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Opinion Poor system design and large inflexible bureaucracies are encouraging outraged punters to take the law into their own hands. Is this healthy? Or is government slowly teaching the electorate that the only way to get things sorted is by direct action and being unreasonable?

Take the case of disability rights activist Clair Lewis, who this week came close to suffering serious hardship as a result of a "glitch" in the tax credits system. She discovered that a problem that officials told her would take a month or more to fix could be resolved in just half an hour, after she threatened to handcuff herself to a desk in her local tax office.

About two months ago, Clair came off benefits and applied for tax credits. Such a step is always risky, since it creates a transition period, when money from one source dries up – and no money is yet available from the new. A few weeks later, she called the helpline, only to be told there was a glitch and to wait for a letter. Two weeks later, with no letter in sight, Ms Lewis phoned again and was told to wait - although an official suggested that there must be an error and it must have been her entering data wrongly. The same thing happened a week or so later, and on a number of occasions since.

Last week, Ms Lewis was finally told that a date of birth did not match to other data on the system - although this had "just come to light". She volunteered to send the information off, only to be told that she couldn’t do so until the system had sent her an official letter asking for the information. When would that be? They couldn’t tell, but as she wasn’t priority, it could take a month.

Hardship payment? Sorry, no - because they don’t make such payments to individuals where details need verifying. Urgent review of the case? Again, no - because the case wasn’t priority. They couldn’t review its priority status until it became a priority to do so!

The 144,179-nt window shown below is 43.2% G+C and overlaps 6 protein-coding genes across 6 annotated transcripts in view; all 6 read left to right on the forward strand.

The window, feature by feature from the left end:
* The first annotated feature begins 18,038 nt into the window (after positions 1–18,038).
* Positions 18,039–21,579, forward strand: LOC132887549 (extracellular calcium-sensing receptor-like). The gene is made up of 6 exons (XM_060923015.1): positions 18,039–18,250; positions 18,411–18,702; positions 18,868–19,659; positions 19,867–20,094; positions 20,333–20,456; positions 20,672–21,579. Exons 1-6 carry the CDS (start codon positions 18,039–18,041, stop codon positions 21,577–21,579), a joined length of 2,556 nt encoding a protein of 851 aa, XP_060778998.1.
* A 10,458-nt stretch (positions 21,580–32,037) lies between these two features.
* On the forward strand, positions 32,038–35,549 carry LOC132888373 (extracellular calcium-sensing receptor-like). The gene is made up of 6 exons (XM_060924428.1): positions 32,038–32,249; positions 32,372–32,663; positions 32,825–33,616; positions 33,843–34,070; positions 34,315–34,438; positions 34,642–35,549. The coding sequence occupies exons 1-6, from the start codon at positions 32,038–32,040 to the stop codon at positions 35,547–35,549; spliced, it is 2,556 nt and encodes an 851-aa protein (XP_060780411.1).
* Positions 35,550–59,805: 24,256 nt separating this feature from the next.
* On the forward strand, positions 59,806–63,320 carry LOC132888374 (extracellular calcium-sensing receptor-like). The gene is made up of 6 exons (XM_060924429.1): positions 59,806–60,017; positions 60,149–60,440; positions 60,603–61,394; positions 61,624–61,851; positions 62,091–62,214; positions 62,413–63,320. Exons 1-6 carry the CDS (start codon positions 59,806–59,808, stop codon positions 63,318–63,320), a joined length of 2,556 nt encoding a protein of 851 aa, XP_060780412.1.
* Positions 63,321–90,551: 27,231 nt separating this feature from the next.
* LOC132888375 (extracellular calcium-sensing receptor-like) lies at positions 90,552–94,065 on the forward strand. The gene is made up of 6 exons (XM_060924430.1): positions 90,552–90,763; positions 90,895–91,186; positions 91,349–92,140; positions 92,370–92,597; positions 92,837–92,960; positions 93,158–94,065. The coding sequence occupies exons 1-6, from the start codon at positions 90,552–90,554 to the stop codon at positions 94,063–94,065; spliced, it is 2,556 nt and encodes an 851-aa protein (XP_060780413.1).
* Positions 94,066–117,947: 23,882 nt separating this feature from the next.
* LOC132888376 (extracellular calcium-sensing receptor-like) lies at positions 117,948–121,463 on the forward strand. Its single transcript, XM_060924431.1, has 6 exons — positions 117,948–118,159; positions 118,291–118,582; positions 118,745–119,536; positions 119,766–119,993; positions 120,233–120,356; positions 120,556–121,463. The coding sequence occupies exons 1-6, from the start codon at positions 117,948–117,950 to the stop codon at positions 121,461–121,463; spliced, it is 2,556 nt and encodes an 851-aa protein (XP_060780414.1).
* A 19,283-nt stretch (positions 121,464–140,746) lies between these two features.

That high-pitched hum off-stage is the sound of Franz Kafka spinning in his grave.

In the end, Ms Lewis did what any self-respecting activist would do: she headed into the centre of Manchester with sleeping bag and handcuffs in tow, called the press, and explained politely but firmly that she wasn’t leaving the tax office until the issue was resolved.

Which it was, within about half an hour, by means of local officials and a phone call from a breathless manager from the Preston office.

Was this then a systems "glitch"? Probably not, according to a spokeswoman for HM Revenue and Customs (HMRC), who was unable to comment on this particular case, but suggested that issues of this sort were often caused by data entry error and then compounded by staff unawareness.

An ordinary everyday story of bureaucratic cock-up? Perhaps. But this case highlights two disturbing trends being fostered by the UK systemocracy.

The first is a shuffling of blame off on to those who are actually victims of systems failure.

In another neck of the woods entirely are mistakes made by the Criminal Records Bureau (CRB). Over the years we have encountered a number of cases of individuals being misidentified by the CRB, and where this happens the victims of such error are then required to jump through a number of hoops – including possibly having their fingerprints taken – in order to rectify a mistake that was not of their making.

It is only natural if individuals who find themselves subject to such mistreatment in time decide that "playing the game" is no longer an acceptable option – and respond with extreme direct action. It is a good thing that Ms Lewis is now being assessed and likely to receive a pay-out in the next week or so. It's not so good that it took the intervention of the press and a threat to the good running of the organisation to make it happen. ®

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